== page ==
There is so much I want to talk about but where to begin. For one, its the flow. Its fast, is good and for each chapter it opens up much better than the previous. There is much excitement and suspense that really works well inside. And then of course, the description of the action sequence is well done. It really brings the battle out of the page (for me) that really is what the characters are created. There is depth now for some characters, more side-romance that were crafted well, I felt the pain from Lucien of the unrequited love he had knowing his mate is Elain that still not yet embrace him. Characters that were briefly mention are now more known of their motivation and what are their motives. I felt how Morrigan having to reveal who she really is and it was well-written on that part, I do felt the pain her. Almost some back stories, the immortals and more were quick to a point that it works. My only dislike was the forced scenes between Rhysand and Feyre when they want to make love, which felt disconnected and then towards the end epilogue of the chapter. The rest played out well.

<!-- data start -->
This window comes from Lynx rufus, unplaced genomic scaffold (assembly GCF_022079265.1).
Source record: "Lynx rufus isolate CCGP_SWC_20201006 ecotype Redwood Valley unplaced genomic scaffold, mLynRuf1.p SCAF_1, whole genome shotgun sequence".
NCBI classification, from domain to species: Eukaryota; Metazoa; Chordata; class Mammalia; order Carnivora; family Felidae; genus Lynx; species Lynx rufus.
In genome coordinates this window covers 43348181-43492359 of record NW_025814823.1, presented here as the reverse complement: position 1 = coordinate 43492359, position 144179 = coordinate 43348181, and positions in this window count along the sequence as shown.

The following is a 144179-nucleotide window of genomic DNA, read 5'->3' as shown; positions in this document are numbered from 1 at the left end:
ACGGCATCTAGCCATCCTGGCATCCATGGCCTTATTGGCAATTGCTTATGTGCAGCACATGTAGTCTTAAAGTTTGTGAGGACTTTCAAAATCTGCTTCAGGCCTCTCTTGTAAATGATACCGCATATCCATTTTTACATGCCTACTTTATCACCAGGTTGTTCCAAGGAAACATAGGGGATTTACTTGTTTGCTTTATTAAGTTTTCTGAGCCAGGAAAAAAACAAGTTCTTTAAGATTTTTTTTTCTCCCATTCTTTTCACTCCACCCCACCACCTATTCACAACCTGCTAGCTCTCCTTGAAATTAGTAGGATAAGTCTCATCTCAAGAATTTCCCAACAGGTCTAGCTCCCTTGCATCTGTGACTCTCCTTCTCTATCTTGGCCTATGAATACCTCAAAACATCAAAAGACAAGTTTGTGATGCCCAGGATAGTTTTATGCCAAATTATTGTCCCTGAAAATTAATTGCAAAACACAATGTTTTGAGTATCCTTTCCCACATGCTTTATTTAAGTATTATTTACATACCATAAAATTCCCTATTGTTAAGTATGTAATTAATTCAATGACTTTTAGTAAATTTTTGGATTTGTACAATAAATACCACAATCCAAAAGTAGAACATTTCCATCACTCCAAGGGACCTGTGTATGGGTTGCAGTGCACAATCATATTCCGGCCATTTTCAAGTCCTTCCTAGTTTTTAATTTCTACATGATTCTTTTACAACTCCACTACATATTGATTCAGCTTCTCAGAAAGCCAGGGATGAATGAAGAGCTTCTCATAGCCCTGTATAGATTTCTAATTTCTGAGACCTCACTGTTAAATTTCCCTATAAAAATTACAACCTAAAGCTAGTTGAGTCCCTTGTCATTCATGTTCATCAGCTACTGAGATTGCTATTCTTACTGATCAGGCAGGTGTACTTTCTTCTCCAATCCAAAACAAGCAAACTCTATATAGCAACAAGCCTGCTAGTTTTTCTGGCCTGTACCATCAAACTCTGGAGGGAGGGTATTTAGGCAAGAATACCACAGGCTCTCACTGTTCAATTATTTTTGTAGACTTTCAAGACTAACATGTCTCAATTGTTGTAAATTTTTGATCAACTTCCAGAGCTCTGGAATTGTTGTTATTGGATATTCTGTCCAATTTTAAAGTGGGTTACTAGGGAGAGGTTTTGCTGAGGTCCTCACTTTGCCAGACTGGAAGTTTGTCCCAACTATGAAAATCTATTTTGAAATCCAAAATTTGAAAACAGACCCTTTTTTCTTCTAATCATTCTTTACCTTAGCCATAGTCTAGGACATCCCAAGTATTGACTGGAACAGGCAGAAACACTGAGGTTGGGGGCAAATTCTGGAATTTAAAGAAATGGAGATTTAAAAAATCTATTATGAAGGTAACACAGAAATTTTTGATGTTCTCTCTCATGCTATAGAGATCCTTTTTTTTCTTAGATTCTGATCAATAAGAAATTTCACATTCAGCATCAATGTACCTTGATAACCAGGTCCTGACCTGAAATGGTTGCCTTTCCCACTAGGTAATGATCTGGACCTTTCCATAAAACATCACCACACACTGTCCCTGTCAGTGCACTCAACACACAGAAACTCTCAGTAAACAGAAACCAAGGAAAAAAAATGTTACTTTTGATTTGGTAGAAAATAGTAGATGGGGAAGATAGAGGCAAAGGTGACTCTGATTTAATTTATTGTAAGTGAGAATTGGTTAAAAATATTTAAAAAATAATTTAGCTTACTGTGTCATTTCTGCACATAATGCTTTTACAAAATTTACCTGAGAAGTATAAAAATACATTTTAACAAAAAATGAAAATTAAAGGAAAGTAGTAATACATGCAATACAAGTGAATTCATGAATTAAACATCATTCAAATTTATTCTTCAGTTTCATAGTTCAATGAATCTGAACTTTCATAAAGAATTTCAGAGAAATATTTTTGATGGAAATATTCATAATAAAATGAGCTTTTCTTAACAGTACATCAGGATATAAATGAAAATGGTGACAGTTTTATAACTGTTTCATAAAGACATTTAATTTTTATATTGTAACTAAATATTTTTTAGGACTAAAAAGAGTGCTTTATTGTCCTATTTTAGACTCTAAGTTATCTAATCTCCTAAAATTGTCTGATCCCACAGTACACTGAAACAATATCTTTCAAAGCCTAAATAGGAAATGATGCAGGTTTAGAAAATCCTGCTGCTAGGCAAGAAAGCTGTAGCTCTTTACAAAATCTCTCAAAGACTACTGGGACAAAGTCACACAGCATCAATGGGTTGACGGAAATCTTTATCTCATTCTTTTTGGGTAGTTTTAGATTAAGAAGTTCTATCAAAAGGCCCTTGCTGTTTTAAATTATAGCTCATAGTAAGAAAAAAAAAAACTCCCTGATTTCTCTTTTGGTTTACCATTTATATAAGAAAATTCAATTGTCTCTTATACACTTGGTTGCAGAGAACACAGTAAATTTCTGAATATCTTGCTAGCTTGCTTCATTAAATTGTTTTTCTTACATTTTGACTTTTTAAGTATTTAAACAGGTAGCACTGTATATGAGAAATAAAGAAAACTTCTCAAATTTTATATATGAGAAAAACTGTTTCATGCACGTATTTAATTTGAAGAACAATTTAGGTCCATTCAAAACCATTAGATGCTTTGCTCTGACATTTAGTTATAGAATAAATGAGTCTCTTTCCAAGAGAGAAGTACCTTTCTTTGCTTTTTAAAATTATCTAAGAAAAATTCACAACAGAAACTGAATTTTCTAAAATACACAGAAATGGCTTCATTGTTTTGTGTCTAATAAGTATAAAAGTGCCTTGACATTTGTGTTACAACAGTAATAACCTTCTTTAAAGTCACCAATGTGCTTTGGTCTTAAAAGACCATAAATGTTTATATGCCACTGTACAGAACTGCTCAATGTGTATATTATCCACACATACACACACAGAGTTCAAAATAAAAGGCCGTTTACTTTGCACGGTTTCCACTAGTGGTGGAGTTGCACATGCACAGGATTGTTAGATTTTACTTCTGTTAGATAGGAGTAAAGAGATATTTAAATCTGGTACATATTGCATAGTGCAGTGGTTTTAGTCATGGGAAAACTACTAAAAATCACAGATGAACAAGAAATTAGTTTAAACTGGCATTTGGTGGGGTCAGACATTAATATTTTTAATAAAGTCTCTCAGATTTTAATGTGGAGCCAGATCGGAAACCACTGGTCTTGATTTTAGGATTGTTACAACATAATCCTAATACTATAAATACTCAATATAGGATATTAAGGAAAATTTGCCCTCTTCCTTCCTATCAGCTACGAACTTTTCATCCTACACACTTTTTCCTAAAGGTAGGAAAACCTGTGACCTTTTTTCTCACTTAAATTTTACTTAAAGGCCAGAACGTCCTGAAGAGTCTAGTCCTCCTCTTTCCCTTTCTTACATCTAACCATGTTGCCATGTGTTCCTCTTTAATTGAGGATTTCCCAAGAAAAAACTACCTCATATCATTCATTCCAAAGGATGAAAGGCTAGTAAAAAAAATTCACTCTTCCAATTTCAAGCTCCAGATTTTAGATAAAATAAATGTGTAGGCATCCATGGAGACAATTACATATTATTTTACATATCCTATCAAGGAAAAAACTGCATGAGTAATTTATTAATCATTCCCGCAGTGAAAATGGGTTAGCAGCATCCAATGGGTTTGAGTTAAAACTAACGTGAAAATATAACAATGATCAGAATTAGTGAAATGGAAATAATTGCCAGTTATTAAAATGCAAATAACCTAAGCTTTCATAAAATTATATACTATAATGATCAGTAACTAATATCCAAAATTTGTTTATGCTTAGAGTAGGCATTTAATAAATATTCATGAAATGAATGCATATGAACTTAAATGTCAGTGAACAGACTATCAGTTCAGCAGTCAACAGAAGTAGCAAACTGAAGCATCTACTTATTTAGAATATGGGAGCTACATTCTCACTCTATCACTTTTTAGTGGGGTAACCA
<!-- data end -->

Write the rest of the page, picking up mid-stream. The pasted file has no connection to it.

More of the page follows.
I am happy that this ends the first arc of the story (like Star Wars played out the prequel trilogy and the main trilogy) that really ends with a satisfying feeling. I was teary of what I thought might happened but if it did (which I will not reveal), it might make a big impact. I do hope next year when the next release will be as good as this but until then, I am glad that I finally finished this and it's a 4.5 out of 5 star for me.

 

NOTE - I know I started reading in early August but I actually took off reading much faster in late August. My fault for taking such a long time to finished)

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review 2017-09-01 12:27
A Classic Meant To Be Read By Everyone.
Flowers for Algernon - Daniel Keyes

There are books that are recommended its a must read before we die. Flowers for Algernon is one of those books everyone should read. When I pick this up, I never thought it would change the way I view how people are in their own state through a perspective of intelligence. This truly change my way of seeing things now.